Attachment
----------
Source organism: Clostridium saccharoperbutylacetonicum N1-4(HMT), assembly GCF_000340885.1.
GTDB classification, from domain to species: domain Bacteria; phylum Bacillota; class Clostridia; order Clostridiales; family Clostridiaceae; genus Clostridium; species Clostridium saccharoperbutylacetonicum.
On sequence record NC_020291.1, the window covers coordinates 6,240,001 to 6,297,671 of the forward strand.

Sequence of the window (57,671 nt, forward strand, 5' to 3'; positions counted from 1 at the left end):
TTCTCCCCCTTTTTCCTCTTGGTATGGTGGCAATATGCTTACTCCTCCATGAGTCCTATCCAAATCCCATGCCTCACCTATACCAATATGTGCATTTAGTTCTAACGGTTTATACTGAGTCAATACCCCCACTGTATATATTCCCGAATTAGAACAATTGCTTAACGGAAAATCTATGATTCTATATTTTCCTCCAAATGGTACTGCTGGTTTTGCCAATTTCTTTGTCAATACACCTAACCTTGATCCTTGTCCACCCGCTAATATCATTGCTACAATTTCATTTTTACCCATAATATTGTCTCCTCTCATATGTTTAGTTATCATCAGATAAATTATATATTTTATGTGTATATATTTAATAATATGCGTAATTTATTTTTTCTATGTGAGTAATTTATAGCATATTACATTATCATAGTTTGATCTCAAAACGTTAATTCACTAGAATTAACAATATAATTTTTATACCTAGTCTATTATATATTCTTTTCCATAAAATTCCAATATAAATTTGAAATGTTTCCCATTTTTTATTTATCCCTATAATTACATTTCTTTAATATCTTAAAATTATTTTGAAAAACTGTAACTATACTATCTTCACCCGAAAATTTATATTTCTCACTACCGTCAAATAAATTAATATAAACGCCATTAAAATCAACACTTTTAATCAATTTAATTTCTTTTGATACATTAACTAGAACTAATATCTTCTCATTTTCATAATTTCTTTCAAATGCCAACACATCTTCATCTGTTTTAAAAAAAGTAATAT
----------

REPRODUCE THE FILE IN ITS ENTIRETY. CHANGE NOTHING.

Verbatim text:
Source organism: Clostridium saccharoperbutylacetonicum N1-4(HMT), assembly GCF_000340885.1.
GTDB classification, from domain to species: domain Bacteria; phylum Bacillota; class Clostridia; order Clostridiales; family Clostridiaceae; genus Clostridium; species Clostridium saccharoperbutylacetonicum.
On sequence record NC_020291.1, the window covers coordinates 6,240,001 to 6,297,671 of the forward strand.

Sequence of the window (57,671 nt, forward strand, 5' to 3'; positions counted from 1 at the left end):
TTCTCCCCCTTTTTCCTCTTGGTATGGTGGCAATATGCTTACTCCTCCATGAGTCCTATCCAAATCCCATGCCTCACCTATACCAATATGTGCATTTAGTTCTAACGGTTTATACTGAGTCAATACCCCCACTGTATATATTCCCGAATTAGAACAATTGCTTAACGGAAAATCTATGATTCTATATTTTCCTCCAAATGGTACTGCTGGTTTTGCCAATTTCTTTGTCAATACACCTAACCTTGATCCTTGTCCACCCGCTAATATCATTGCTACAATTTCATTTTTACCCATAATATTGTCTCCTCTCATATGTTTAGTTATCATCAGATAAATTATATATTTTATGTGTATATATTTAATAATATGCGTAATTTATTTTTTCTATGTGAGTAATTTATAGCATATTACATTATCATAGTTTGATCTCAAAACGTTAATTCACTAGAATTAACAATATAATTTTTATACCTAGTCTATTATATATTCTTTTCCATAAAATTCCAATATAAATTTGAAATGTTTCCCATTTTTTATTTATCCCTATAATTACATTTCTTTAATATCTTAAAATTATTTTGAAAAACTGTAACTATACTATCTTCACCCGAAAATTTATATTTCTCACTACCGTCAAATAAATTAATATAAACGCCATTAAAATCAACACTTTTAATCAATTTAATTTCTTTTGATACATTAACTAGAACTAATATCTTCTCATTTTCATAATTTCTTTCAAATGCCAACACATCTTCATCTGTTTTAAAAAAAGTAATAT